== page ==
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Table 4 Included RCTs with diagnostic-inclusion criteria with PEM as an optional criterion (CFS patients)

From: The evidence base for physiotherapy in myalgic encephalomyelitis/chronic fatigue syndrome when considering post-exertional malaise: a systematic review and narrative synthesis

Author, Year
Country
Intervention (I) Comparison (C) Participants details (I/C)
Number allocated (N),
Mean age (year)
Gender (% female)
Diagnostic criteria Duration
Session duration
Frequency
No. of sessions (ss),
period (# weeks)
Outcome measure momentsa (weeks) Main outcome measures
1 Primary
2 Secondary
Adverse events
Treatment withdrawn
(I/C)
ITTb
Results (benefits), compared to controlc
Concl.—Authors own conclusion
Kos et al. 2015 [64]
Belgium
Activity pacing self-management (APSM) Relaxation therapy N = 33 (16/17)
Age: 41
100%
CDC-94/Fukuda 60–90 min
weekly
3 weeks
Post COPM, CIS, SF-36, CFS symptom list No
1/3
No
Post: CIS p < 0.05, SF-36-PF and other scores ns No adverse events
ASPM is feasible and effective in increasing participation in daily life activities and decreasing fatigue in women with CFS
Taylor et al. 2004 [75]
USA
Immediate program group: peer-based, education, including activity pacing using the envelope theory Delayed program group N = 47 (23/24)
Age:47
91%/100%
CDC-94/Fukuda 8 Biweekly group sessions over 16 weeks + 7 months peer counseling 52, from baseline CFSSRF (incl CFQ), QoL index No
?
Yes
Long: Time × condition interaction: QoL, CFSSRF-Symptom severity: p < 0.05, CFQ. not reported, other items ns
Concl.: Patient driven programs like this can have a positive effect on symptom severity and QoL over time in CFS/ME
Meeus et al. 2010 [65]
Belgium
Pain physiology education Pacing and self-management education N = 48 (24/24)
Age: 40
92%/75%
CDC-94/Fukuda Once 30 min education Post 1: NPT
2: PCI, PCS, TSK, pressure pain threshold
No
None
No
Post: NPT p < 0.001, PCS-rumination, -worry, -distraction p < 0.05, other PCI-scales, TSK, Pain thresholds ns
Pain education results in better understanding of pain and less catastrophizing at short term
Wallman et al. 2004 [73]
Australia
GET with pacing Flexibility and relaxation N = 68 (34/34)
Age: 43
77%
CDC-94/Fukuda max 30 min/ss
3–4 ss/week
12 weeks
4 post PGIC, HADS, CFQ, Activity levels, Stroop test, physiological assessments (HR, BP, VO2,RER, net blood lactate production), RPE OAESI No
2/5
No
Post: CFQ, HADS-depr, physiological assessments resting (except diastolic BP) and exercise, Stroop test p < 0.05/ns, HADS-anx, RPE, PGIC−/ + r: 0/60%, activity level: ns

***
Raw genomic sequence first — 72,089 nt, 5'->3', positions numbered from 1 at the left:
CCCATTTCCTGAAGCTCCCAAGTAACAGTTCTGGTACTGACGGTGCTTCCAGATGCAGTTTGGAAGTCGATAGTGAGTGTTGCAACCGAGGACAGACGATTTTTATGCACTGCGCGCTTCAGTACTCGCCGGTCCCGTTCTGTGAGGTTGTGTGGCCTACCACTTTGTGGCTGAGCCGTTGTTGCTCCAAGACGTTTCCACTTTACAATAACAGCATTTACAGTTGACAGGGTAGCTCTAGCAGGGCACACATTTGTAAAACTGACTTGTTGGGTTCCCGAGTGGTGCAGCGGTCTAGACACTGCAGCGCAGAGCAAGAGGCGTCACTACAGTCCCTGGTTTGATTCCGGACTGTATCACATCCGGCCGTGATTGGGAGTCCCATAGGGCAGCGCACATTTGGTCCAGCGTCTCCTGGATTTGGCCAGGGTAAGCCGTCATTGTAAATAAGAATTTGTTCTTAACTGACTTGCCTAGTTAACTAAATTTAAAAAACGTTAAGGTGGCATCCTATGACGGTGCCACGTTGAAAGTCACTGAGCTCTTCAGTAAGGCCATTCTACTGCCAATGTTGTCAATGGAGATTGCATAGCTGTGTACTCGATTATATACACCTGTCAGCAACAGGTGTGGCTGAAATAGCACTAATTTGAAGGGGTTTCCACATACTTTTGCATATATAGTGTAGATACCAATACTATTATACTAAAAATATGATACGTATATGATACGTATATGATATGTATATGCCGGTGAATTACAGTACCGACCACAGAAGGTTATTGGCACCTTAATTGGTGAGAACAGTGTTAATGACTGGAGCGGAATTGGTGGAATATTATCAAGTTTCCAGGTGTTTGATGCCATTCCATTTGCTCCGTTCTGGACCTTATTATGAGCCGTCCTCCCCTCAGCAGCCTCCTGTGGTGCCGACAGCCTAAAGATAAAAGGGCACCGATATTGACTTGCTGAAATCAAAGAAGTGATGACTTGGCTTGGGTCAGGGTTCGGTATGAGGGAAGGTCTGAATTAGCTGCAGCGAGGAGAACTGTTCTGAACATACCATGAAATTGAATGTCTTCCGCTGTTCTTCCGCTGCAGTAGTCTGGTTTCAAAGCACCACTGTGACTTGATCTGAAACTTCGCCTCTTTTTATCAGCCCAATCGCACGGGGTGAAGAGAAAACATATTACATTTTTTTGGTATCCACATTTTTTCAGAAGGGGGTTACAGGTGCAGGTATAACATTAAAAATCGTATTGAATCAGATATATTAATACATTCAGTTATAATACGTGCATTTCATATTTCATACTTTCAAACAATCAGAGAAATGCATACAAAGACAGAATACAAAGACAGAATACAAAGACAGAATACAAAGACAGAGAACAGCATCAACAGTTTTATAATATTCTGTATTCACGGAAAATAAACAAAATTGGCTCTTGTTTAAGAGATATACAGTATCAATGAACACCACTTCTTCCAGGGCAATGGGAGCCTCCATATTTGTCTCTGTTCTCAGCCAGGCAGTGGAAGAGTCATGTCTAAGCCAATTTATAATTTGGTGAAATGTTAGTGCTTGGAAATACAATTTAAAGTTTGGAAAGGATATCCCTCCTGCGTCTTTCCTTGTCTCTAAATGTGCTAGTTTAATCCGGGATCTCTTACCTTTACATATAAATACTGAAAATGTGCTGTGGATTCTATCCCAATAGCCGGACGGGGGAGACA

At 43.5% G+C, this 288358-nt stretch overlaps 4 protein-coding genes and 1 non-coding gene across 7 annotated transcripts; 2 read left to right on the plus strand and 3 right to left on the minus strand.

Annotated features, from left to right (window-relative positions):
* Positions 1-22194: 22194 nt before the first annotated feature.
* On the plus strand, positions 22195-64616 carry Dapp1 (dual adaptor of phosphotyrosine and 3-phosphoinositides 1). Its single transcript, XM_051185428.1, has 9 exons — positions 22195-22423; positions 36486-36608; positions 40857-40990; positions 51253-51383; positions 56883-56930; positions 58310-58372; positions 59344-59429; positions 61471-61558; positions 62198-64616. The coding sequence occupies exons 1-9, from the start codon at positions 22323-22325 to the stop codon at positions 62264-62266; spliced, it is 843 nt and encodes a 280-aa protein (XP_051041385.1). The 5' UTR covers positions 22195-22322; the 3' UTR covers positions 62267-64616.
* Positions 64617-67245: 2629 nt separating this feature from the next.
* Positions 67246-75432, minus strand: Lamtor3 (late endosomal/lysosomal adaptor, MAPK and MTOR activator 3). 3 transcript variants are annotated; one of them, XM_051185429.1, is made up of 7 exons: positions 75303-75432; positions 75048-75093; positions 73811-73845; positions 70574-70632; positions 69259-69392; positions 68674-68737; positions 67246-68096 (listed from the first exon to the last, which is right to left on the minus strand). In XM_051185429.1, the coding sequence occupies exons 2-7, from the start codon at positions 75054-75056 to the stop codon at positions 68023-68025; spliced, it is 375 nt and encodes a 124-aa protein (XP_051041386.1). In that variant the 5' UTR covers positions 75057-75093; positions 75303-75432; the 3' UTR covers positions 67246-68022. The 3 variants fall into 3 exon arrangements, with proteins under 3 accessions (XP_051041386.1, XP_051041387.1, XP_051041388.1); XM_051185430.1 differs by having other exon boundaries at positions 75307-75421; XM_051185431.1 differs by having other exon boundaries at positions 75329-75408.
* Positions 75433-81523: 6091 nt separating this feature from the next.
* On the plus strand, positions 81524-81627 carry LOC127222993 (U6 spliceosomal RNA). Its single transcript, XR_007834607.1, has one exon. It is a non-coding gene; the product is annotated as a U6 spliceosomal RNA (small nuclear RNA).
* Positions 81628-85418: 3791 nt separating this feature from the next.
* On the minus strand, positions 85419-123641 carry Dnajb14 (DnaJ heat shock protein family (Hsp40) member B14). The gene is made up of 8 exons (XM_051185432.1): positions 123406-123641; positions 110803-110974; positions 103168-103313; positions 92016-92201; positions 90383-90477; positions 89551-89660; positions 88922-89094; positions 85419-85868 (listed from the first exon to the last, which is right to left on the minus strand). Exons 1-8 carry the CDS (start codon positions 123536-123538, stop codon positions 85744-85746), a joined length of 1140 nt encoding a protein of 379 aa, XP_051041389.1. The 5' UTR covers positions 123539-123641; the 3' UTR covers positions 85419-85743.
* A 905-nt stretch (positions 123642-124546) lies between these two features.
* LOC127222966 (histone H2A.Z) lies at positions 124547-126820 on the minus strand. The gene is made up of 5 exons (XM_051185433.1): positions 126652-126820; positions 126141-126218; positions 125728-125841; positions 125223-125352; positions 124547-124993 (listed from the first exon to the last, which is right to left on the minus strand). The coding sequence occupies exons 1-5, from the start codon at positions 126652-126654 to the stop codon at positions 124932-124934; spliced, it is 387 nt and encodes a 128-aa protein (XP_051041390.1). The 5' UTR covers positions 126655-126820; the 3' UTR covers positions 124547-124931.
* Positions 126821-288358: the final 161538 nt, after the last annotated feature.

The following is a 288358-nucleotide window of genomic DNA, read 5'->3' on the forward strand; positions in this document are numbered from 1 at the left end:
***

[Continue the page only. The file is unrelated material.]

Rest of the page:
Concl: GET was associated with improvements in physical work capacity, as well as in specific psychological and cognitive variables
Thomas et al. 2008 [61]
UK
Multi-convergent
therapy (MCT), including CBT, GET and pacing
Relaxation therapy
(+ non-randomized control)
N = 31 (17/14)
Age: 48/45
71%
CDC-94/Fukuda 10 1 h ss, 10 weeks Post
26
1: Karnofsky performance scale
2: PGIC overall, function, fatigue
Yes
5/0
No
Post: Karnofsky (83% vs 21% normal score, consultant-rated), PGIC overall p < 0.001, PGIC fatigue p < 0.001, PGIC function p < 0.05
Short: PGIC p < 0.001, PGIC fatigue p < 0.001, PGIC function p < 0.05
No adverse events
Concl: MCT seemed more effective than relax therapy
Vos-Vromans et al
2016 [66] (2012 [76])
The Netherlands
MRT (CBT, gradual reactivation, body awareness therapy, pacing, social reintegration) CBT N = 122 (60/62)
Age: 40
80%
CDC-94/Fukuda criteria CBT: 45–60 min,
16 ss, 6 months
MRT: 33 h,
10 weeks
26 basel (post)
52 basel
1: CIS-f, SF-36
2: SES, SCL-90, MAAS, SIP-8, CAL, LSQ, EET, PSCG, activity monitor
Yes, but no reported
6/12
Yes
Short: CIS: ns, SF-36-MCS ns, SF-36-PCS ns, SES p < 0.05, PSCG < 0.001, all others ns
Long: CIS p < 0.05, SF-36-MCS ns, SF-36-PCS ns, SES p = 0.01, PSCG < 0.001, EET < 0.05 all others ns
Concl: MRT is more effective than CBT in reducing long-term fatigue severity in CFS
Clark et al
2017 [63], (2016 [124])
UK
Guided graded exercise self-help (GES) and four guidance sessions with physiotherapist SMC N = 211 (97/102)
Age: 38
82%/76%
NICE (71% CDC-94 and 81% Oxford) 8 weeks 12 rand
52 rand
1: SF-36-PF, CFQ
2: PGIC-health adverse outcomes, PGIC, HADS, PHQ-13, WSAS, IPAQ,
Yes
29%/–
Yes
Short: CFQ p < 0.001; SF-36-PF p < 0.01, WSAS p < 0.05, HADS p < 0.01, IPAQ p < 0.001, PHQ-13, PGIC−/+ : 0/14%, ns
Long: not reported (yet?)
No serious adverse reactions, serious deterioration: ns
Concl: GES is a safe intervention that might reduce fatigue and, to a lesser extent, physical disability for CFS
Moss-Morris et al. 2005 [74]
New Zealand
GET SMC N = 49 (25/24)
Age: 41
71%
CDC-94/Fukuda 12 weeks Post
42 basel
PGIC, CFQ, SF-36-PF, VO2 peak (treadmill), IPQ-R, IMQ No
3/–
Yes